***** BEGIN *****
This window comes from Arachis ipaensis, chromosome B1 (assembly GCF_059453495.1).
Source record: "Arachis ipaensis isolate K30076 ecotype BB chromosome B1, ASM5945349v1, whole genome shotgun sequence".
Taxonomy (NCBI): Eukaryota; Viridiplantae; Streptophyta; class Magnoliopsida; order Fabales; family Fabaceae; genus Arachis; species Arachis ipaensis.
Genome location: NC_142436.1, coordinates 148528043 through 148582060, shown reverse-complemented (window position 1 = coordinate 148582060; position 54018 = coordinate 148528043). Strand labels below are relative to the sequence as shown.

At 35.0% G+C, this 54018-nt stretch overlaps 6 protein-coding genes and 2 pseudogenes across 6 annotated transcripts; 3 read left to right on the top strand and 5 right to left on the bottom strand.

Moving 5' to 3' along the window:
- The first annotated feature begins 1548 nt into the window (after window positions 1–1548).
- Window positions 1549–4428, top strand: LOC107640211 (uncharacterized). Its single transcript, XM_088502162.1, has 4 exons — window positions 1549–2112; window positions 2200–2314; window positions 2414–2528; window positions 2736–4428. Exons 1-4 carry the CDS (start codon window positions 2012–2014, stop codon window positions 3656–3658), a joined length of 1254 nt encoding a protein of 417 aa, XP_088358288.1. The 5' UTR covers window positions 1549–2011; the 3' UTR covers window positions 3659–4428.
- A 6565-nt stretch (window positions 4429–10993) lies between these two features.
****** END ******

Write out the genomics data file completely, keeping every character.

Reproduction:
This window comes from Arachis ipaensis, chromosome B1 (assembly GCF_059453495.1).
Source record: "Arachis ipaensis isolate K30076 ecotype BB chromosome B1, ASM5945349v1, whole genome shotgun sequence".
Taxonomy (NCBI): Eukaryota; Viridiplantae; Streptophyta; class Magnoliopsida; order Fabales; family Fabaceae; genus Arachis; species Arachis ipaensis.
Genome location: NC_142436.1, coordinates 148528043 through 148582060, shown reverse-complemented (window position 1 = coordinate 148582060; position 54018 = coordinate 148528043). Strand labels below are relative to the sequence as shown.

At 35.0% G+C, this 54018-nt stretch overlaps 6 protein-coding genes and 2 pseudogenes across 6 annotated transcripts; 3 read left to right on the top strand and 5 right to left on the bottom strand.

Moving 5' to 3' along the window:
- The first annotated feature begins 1548 nt into the window (after window positions 1–1548).
- Window positions 1549–4428, top strand: LOC107640211 (uncharacterized). Its single transcript, XM_088502162.1, has 4 exons — window positions 1549–2112; window positions 2200–2314; window positions 2414–2528; window positions 2736–4428. Exons 1-4 carry the CDS (start codon window positions 2012–2014, stop codon window positions 3656–3658), a joined length of 1254 nt encoding a protein of 417 aa, XP_088358288.1. The 5' UTR covers window positions 1549–2011; the 3' UTR covers window positions 3659–4428.
- A 6565-nt stretch (window positions 4429–10993) lies between these two features.